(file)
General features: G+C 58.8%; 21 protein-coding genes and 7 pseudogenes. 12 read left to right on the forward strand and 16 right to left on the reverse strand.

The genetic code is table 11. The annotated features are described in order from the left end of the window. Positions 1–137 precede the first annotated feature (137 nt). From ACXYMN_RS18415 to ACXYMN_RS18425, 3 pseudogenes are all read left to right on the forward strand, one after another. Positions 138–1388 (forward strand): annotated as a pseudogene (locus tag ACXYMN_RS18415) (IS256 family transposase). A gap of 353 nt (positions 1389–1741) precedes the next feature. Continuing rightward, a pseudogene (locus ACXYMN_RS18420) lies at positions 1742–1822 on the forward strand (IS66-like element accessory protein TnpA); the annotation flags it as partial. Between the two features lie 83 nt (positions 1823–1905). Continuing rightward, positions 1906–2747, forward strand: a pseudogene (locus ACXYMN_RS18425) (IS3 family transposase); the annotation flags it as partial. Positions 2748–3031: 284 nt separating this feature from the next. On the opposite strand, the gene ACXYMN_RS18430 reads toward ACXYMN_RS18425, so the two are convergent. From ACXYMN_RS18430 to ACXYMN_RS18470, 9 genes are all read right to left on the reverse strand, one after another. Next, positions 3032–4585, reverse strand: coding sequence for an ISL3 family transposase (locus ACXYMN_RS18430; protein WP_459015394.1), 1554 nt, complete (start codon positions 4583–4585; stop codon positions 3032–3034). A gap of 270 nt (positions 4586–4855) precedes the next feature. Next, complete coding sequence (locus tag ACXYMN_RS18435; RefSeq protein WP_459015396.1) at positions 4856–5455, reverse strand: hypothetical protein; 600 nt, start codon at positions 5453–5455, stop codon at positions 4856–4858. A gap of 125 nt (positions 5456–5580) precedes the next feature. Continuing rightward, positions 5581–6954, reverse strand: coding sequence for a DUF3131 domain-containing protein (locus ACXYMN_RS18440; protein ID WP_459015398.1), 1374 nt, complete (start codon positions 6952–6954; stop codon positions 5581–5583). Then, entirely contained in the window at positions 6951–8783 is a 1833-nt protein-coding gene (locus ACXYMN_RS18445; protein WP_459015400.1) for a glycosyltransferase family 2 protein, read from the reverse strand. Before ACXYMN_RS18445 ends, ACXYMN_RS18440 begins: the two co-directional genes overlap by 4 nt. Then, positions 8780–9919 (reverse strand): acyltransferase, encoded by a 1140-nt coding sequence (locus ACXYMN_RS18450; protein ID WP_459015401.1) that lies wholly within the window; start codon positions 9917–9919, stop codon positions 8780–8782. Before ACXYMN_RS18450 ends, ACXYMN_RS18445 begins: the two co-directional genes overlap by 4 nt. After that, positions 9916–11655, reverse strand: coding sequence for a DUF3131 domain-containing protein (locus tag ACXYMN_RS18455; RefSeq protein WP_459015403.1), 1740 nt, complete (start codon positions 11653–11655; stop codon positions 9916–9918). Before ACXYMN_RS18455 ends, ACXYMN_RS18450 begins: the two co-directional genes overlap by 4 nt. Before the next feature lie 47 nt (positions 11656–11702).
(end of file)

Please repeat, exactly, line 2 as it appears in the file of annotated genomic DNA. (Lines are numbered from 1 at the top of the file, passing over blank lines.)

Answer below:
The genetic code is table 11. The annotated features are described in order from the left end of the window. Positions 1–137 precede the first annotated feature (137 nt). From ACXYMN_RS18415 to ACXYMN_RS18425, 3 pseudogenes are all read left to right on the forward strand, one after another. Positions 138–1388 (forward strand): annotated as a pseudogene (locus tag ACXYMN_RS18415) (IS256 family transposase). A gap of 353 nt (positions 1389–1741) precedes the next feature. Continuing rightward, a pseudogene (locus ACXYMN_RS18420) lies at positions 1742–1822 on the forward strand (IS66-like element accessory protein TnpA); the annotation flags it as partial. Between the two features lie 83 nt (positions 1823–1905). Continuing rightward, positions 1906–2747, forward strand: a pseudogene (locus ACXYMN_RS18425) (IS3 family transposase); the annotation flags it as partial. Positions 2748–3031: 284 nt separating this feature from the next. On the opposite strand, the gene ACXYMN_RS18430 reads toward ACXYMN_RS18425, so the two are convergent. From ACXYMN_RS18430 to ACXYMN_RS18470, 9 genes are all read right to left on the reverse strand, one after another. Next, positions 3032–4585, reverse strand: coding sequence for an ISL3 family transposase (locus ACXYMN_RS18430; protein WP_459015394.1), 1554 nt, complete (start codon positions 4583–4585; stop codon positions 3032–3034). A gap of 270 nt (positions 4586–4855) precedes the next feature. Next, complete coding sequence (locus tag ACXYMN_RS18435; RefSeq protein WP_459015396.1) at positions 4856–5455, reverse strand: hypothetical protein; 600 nt, start codon at positions 5453–5455, stop codon at positions 4856–4858. A gap of 125 nt (positions 5456–5580) precedes the next feature. Continuing rightward, positions 5581–6954, reverse strand: coding sequence for a DUF3131 domain-containing protein (locus ACXYMN_RS18440; protein ID WP_459015398.1), 1374 nt, complete (start codon positions 6952–6954; stop codon positions 5581–5583). Then, entirely contained in the window at positions 6951–8783 is a 1833-nt protein-coding gene (locus ACXYMN_RS18445; protein WP_459015400.1) for a glycosyltransferase family 2 protein, read from the reverse strand. Before ACXYMN_RS18445 ends, ACXYMN_RS18440 begins: the two co-directional genes overlap by 4 nt. Then, positions 8780–9919 (reverse strand): acyltransferase, encoded by a 1140-nt coding sequence (locus ACXYMN_RS18450; protein ID WP_459015401.1) that lies wholly within the window; start codon positions 9917–9919, stop codon positions 8780–8782. Before ACXYMN_RS18450 ends, ACXYMN_RS18445 begins: the two co-directional genes overlap by 4 nt. After that, positions 9916–11655, reverse strand: coding sequence for a DUF3131 domain-containing protein (locus tag ACXYMN_RS18455; RefSeq protein WP_459015403.1), 1740 nt, complete (start codon positions 11653–11655; stop codon positions 9916–9918). Before ACXYMN_RS18455 ends, ACXYMN_RS18450 begins: the two co-directional genes overlap by 4 nt. Before the next feature lie 47 nt (positions 11656–11702).